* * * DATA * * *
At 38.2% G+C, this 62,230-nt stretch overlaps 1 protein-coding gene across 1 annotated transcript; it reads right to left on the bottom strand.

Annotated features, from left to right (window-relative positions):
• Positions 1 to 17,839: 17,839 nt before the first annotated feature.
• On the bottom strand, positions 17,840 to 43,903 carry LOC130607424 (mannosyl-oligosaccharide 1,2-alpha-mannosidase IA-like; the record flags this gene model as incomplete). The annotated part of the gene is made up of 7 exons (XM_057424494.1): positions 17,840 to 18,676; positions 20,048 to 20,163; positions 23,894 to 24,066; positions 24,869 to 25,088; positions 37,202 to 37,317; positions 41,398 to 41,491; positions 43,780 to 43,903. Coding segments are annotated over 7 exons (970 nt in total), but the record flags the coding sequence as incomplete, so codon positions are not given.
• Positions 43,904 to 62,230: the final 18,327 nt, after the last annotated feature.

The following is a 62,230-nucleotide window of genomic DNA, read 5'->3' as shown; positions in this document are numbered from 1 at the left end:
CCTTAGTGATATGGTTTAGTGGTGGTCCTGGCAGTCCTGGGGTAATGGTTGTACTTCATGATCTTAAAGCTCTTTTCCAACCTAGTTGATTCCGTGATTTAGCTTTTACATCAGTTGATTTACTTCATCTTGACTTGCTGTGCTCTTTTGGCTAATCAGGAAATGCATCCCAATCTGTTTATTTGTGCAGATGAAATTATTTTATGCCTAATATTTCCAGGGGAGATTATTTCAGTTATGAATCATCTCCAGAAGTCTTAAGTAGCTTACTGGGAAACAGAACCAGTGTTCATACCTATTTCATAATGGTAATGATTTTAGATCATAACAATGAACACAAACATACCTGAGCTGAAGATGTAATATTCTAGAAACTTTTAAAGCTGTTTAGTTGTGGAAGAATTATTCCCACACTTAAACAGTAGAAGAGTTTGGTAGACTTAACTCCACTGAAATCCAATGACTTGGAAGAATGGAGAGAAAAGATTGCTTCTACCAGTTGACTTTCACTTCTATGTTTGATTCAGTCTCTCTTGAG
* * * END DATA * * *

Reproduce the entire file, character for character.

At 38.2% G+C, this 62,230-nt stretch overlaps 1 protein-coding gene across 1 annotated transcript; it reads right to left on the bottom strand.

Annotated features, from left to right (window-relative positions):
• Positions 1 to 17,839: 17,839 nt before the first annotated feature.
• On the bottom strand, positions 17,840 to 43,903 carry LOC130607424 (mannosyl-oligosaccharide 1,2-alpha-mannosidase IA-like; the record flags this gene model as incomplete). The annotated part of the gene is made up of 7 exons (XM_057424494.1): positions 17,840 to 18,676; positions 20,048 to 20,163; positions 23,894 to 24,066; positions 24,869 to 25,088; positions 37,202 to 37,317; positions 41,398 to 41,491; positions 43,780 to 43,903. Coding segments are annotated over 7 exons (970 nt in total), but the record flags the coding sequence as incomplete, so codon positions are not given.
• Positions 43,904 to 62,230: the final 18,327 nt, after the last annotated feature.

The following is a 62,230-nucleotide window of genomic DNA, read 5'->3' as shown; positions in this document are numbered from 1 at the left end:
CCTTAGTGATATGGTTTAGTGGTGGTCCTGGCAGTCCTGGGGTAATGGTTGTACTTCATGATCTTAAAGCTCTTTTCCAACCTAGTTGATTCCGTGATTTAGCTTTTACATCAGTTGATTTACTTCATCTTGACTTGCTGTGCTCTTTTGGCTAATCAGGAAATGCATCCCAATCTGTTTATTTGTGCAGATGAAATTATTTTATGCCTAATATTTCCAGGGGAGATTATTTCAGTTATGAATCATCTCCAGAAGTCTTAAGTAGCTTACTGGGAAACAGAACCAGTGTTCATACCTATTTCATAATGGTAATGATTTTAGATCATAACAATGAACACAAACATACCTGAGCTGAAGATGTAATATTCTAGAAACTTTTAAAGCTGTTTAGTTGTGGAAGAATTATTCCCACACTTAAACAGTAGAAGAGTTTGGTAGACTTAACTCCACTGAAATCCAATGACTTGGAAGAATGGAGAGAAAAGATTGCTTCTACCAGTTGACTTTCACTTCTATGTTTGATTCAGTCTCTCTTGAG